WarFactory Sentinel: Gaming on a Grandby Dustin Sklavos on June 8, 2011 12:01 AM EST
Application and Futuremark Performance
It's at this point that comparisons are going to seem a little unfair, and the reason for that is simple: the Sentinel's only immediate competition in terms of price are CyberPower's Gamer Xtreme 8500 and Puget Systems' Obsidian. One of these is just using an IGP, while the other is an older model that shipped in the neighborhood of $1,600. We've been contacting other boutiques to see if they have budget gaming systems they'd be interested in shipping us, so hopefully the Sentinel will see some proper competition soon.
The essential problem has been for some time that the Phenom II just isn't competitive with Intel's Nehalem architecture, much less any of their succeeding high performance architectures. Try to put things in perspective, though: the Sentinel is competing with substantially more expensive systems, all of which utilize Intel's best and brightest and oftentimes overclock them. Price-wise the chip competes with Intel's dual-core offerings, essentially offering four cores where Intel would offer you two, though there are certainly areas where the Intel cores come out on top (e.g. the X4 955 places last out of all tested CPUs in the single-threaded Cinebench result).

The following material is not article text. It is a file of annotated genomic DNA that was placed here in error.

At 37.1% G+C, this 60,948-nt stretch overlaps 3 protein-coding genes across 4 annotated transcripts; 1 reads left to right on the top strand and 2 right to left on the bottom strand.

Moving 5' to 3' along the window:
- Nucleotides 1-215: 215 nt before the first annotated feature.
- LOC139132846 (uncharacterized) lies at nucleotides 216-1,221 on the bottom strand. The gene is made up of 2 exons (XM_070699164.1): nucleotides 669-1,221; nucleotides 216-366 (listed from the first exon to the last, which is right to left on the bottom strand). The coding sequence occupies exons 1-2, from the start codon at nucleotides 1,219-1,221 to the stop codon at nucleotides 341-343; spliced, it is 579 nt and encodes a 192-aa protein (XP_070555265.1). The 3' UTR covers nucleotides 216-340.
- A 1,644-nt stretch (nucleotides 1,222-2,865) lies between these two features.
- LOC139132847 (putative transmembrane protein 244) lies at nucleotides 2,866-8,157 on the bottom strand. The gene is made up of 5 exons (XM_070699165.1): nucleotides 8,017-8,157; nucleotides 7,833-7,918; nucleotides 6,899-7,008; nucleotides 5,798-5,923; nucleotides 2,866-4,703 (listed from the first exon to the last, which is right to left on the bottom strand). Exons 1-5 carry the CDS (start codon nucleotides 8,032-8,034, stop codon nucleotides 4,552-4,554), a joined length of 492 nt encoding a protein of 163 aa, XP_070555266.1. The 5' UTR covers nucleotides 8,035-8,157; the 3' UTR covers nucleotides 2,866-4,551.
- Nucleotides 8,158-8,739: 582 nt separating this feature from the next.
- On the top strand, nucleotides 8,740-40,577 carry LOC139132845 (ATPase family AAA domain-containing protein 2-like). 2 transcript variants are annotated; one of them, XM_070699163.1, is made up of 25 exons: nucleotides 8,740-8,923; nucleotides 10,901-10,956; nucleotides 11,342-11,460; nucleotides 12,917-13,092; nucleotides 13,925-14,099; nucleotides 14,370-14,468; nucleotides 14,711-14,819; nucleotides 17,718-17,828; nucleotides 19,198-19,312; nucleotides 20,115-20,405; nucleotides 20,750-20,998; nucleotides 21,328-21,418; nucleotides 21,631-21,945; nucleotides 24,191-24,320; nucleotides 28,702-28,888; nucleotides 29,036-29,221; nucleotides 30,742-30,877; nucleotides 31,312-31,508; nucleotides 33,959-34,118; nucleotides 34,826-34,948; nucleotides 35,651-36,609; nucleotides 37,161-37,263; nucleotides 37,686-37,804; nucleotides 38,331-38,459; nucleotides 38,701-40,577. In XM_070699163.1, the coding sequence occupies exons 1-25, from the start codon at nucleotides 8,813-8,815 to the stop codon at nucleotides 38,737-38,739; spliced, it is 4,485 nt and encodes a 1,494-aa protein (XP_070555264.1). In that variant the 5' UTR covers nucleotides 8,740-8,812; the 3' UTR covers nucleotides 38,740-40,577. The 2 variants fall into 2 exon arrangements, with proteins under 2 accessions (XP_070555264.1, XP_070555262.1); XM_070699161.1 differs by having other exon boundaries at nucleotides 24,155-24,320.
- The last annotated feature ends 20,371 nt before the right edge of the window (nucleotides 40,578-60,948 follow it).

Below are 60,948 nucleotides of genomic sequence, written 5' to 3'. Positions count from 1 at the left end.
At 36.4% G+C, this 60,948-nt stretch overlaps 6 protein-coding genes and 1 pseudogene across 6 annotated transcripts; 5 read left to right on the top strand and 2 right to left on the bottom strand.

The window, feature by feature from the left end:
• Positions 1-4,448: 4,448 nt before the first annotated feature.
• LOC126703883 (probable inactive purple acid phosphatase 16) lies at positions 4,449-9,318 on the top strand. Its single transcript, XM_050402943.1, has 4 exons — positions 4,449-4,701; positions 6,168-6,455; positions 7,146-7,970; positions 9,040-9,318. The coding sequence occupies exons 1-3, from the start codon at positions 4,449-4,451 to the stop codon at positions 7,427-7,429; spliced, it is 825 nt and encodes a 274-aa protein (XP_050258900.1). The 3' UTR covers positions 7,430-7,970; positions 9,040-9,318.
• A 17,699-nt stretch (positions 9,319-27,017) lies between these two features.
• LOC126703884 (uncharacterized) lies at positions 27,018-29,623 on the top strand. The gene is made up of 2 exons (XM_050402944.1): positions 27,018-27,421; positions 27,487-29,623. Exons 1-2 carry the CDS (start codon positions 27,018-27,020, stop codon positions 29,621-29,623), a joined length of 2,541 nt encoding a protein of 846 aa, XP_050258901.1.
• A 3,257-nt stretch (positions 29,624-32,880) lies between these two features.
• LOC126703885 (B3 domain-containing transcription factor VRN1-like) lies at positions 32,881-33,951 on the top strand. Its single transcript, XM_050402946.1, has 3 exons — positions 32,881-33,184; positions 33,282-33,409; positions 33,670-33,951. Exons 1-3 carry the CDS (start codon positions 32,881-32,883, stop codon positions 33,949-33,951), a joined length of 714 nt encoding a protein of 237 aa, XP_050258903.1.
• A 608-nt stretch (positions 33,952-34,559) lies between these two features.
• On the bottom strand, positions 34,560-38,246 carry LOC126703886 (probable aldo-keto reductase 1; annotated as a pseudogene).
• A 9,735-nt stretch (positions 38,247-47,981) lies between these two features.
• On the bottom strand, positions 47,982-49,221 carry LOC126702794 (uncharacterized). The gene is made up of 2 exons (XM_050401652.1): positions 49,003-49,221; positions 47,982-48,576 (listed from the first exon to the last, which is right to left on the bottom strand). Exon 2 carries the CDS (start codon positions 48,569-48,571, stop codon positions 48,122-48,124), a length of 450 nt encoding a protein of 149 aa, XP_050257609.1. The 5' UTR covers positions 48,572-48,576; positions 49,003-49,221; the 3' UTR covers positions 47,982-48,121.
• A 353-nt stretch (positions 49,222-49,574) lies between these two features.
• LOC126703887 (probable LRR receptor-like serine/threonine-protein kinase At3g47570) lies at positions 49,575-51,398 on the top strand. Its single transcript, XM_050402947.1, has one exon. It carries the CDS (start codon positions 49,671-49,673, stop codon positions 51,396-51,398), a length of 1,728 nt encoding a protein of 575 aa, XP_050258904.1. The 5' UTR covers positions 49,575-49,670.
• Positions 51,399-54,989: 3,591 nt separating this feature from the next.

Unfortunately the SLI GTX 590 rig is our only comparison point for 3DMark Vantage and 3DMark 11 presently, and that's not exactly a fair fight. That machine has nearly a kilowatt worth of performance behind it and sells for five times what the Sentinel does. Put in perspective in 3DMark06, the Sentinel looks a lot better and provides a reasonably competitive gaming experience. Futuremark isn't everything, though; let's see how the Sentinel handles in real world gaming scenarios.
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HangFire - Thursday, June 9, 2011 - linkFolks get so obsessed about the performance difference between Phenom II and i7 that they forget the biggest bottleneck in any system is spinning rust. For gaming systems this might be tolerated in lieu of a bigger video card, but if you want a balanced system and a responsive computer for all purposes, a small SSD makes a lot of sense.